Aug 11, 2011

How To Get "Fired" As A Parent

If you think getting fired from your job is bad enough, you might want consider the following before your children do the same...

As children grow into adolesence and begin to realize that their needs can be fulfilled outside of the home, they will often sever the relationship with their parents. No matter social class, religious background or ethnicity, this epidemic is a vitrual certainty across the globe.

"Parents get fired by their kids when they hassle and harangue them to change cherished beliefs and values. Adolescents dismiss their parents when they feel they are being denied their basic civil rights." - Dr. Thomas Gordon, The P.E.T. Book.

No different than adults, teens especially will vehemently defend their belief system and their rights - especially if they feel that their values and behaviors have no real effect on anybody else other than themselves. When parents try to force ideas or make decisions on behalf of their children because "it's what's best for them," these parents fail to realize that their efforts are folly. Often is the case that teenagers do things behind their parents backs, knowing that they disagree or won't approve.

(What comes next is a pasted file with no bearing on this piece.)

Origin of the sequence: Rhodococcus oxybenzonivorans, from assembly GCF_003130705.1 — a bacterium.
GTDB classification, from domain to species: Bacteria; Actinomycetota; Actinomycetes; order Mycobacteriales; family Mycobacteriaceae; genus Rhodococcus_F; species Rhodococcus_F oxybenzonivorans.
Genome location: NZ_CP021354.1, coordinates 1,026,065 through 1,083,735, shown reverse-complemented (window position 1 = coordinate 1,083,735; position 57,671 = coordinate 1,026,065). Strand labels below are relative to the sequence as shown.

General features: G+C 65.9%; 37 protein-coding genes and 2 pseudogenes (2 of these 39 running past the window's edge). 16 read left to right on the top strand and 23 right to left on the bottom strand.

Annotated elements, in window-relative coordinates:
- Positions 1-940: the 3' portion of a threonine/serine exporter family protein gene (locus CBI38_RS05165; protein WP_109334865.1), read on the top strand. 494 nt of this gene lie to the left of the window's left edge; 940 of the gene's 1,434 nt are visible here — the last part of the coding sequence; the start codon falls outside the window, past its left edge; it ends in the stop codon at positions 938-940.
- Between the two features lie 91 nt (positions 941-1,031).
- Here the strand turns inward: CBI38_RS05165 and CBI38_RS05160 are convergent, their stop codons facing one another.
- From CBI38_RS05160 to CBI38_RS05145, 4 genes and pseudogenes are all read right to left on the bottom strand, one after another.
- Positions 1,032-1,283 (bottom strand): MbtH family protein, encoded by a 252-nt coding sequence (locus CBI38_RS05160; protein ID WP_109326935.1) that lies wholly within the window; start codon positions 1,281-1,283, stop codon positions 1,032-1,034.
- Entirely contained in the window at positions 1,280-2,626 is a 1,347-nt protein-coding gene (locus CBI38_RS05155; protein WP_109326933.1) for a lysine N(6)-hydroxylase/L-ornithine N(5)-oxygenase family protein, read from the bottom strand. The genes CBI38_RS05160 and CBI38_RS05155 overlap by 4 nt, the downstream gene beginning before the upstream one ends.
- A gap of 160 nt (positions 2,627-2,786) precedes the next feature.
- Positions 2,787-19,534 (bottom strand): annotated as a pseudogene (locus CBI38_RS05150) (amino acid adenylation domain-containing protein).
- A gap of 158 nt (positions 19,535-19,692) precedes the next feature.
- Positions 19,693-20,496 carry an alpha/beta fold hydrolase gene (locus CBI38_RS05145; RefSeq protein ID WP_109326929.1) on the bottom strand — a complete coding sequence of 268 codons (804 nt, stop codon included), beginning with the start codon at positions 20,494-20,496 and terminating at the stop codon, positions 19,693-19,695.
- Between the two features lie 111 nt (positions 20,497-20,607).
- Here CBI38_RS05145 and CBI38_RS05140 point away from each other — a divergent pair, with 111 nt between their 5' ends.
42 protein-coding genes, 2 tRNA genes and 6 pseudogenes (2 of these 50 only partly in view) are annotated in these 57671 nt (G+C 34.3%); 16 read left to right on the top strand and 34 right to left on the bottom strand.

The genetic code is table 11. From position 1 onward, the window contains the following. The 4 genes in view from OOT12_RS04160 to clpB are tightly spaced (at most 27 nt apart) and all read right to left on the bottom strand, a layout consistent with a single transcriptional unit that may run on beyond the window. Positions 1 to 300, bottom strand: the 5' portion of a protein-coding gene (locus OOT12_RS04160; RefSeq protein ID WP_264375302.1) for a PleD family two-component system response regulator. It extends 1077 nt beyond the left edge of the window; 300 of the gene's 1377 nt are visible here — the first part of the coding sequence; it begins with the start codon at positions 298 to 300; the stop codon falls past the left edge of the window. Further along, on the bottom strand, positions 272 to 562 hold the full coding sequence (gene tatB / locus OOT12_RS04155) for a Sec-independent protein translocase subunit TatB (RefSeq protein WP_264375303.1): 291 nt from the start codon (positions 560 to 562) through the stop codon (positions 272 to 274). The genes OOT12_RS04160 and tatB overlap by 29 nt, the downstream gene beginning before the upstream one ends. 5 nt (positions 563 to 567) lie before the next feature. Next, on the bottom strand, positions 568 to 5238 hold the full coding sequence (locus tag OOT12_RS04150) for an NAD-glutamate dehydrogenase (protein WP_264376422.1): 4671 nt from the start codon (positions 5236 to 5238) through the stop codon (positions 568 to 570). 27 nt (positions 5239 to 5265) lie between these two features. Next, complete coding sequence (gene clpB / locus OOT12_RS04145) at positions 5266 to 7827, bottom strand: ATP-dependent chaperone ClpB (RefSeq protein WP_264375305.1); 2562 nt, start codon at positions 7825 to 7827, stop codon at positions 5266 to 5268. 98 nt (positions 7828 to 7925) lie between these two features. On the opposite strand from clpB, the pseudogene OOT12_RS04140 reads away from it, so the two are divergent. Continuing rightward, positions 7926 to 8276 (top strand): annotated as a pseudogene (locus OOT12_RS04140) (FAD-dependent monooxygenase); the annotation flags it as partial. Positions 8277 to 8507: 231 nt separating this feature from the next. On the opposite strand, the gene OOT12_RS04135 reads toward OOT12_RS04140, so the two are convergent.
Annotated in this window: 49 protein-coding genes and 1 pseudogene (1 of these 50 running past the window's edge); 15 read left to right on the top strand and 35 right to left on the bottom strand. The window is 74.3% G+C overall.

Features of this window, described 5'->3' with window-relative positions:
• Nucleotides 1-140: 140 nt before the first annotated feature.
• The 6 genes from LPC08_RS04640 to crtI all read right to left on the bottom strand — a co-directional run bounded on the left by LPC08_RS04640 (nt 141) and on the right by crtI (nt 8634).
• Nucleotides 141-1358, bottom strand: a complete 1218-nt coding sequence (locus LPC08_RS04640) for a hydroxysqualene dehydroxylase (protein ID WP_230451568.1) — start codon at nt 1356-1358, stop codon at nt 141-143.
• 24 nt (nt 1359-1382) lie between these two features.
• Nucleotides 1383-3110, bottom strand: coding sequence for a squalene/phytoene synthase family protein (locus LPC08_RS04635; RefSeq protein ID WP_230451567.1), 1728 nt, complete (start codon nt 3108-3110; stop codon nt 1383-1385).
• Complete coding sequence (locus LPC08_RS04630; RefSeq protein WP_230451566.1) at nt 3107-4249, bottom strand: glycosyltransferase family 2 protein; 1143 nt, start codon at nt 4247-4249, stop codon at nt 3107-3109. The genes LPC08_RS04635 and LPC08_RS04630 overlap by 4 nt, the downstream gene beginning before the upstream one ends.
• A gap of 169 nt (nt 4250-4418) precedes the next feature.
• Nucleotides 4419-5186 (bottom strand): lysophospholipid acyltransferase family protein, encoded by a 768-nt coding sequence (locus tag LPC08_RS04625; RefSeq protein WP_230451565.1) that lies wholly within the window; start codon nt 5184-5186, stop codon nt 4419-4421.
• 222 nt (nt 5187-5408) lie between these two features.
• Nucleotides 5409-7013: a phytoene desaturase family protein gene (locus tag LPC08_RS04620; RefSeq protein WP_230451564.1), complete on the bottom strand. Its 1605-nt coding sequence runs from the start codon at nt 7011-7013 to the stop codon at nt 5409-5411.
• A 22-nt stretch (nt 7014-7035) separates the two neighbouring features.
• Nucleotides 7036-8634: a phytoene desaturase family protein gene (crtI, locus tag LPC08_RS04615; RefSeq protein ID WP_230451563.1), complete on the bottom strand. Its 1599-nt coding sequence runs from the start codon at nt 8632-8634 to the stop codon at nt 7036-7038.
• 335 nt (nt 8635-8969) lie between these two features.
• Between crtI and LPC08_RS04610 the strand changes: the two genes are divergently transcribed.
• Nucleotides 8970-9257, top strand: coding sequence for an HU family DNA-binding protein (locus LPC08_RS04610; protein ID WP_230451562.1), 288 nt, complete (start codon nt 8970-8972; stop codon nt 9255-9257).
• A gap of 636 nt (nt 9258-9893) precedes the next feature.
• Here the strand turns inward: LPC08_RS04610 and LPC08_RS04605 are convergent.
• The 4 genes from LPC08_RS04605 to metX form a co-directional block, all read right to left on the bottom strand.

Therein lies the trajedy. When children make the decision to withhold things from their parents, parents lose the ability to be able to influence their children.

The question is: How do parents AVOID getting fired?

Here are some tips:

#1 - Problem Ownership: Realize the difference between when you own the problem, when both own the problem and when they own the problem (it's not YOUR problem)

#2 - Use Method III: Not to be mistaken with compromise, Method III allows every party to get their needs met.

#3 - Avoid Roadblocks: Know when to Active Listen instead of giving advice, judging, using logic, etc.

#4 - Don't Force Your Values: Recall the High Risk to Low Risk options for handling Collision of Values situations. Using Coercive power is a one-way ticket to getting fired!

What do you think? Let us know.

By: Selena Cruz George, Program Manager

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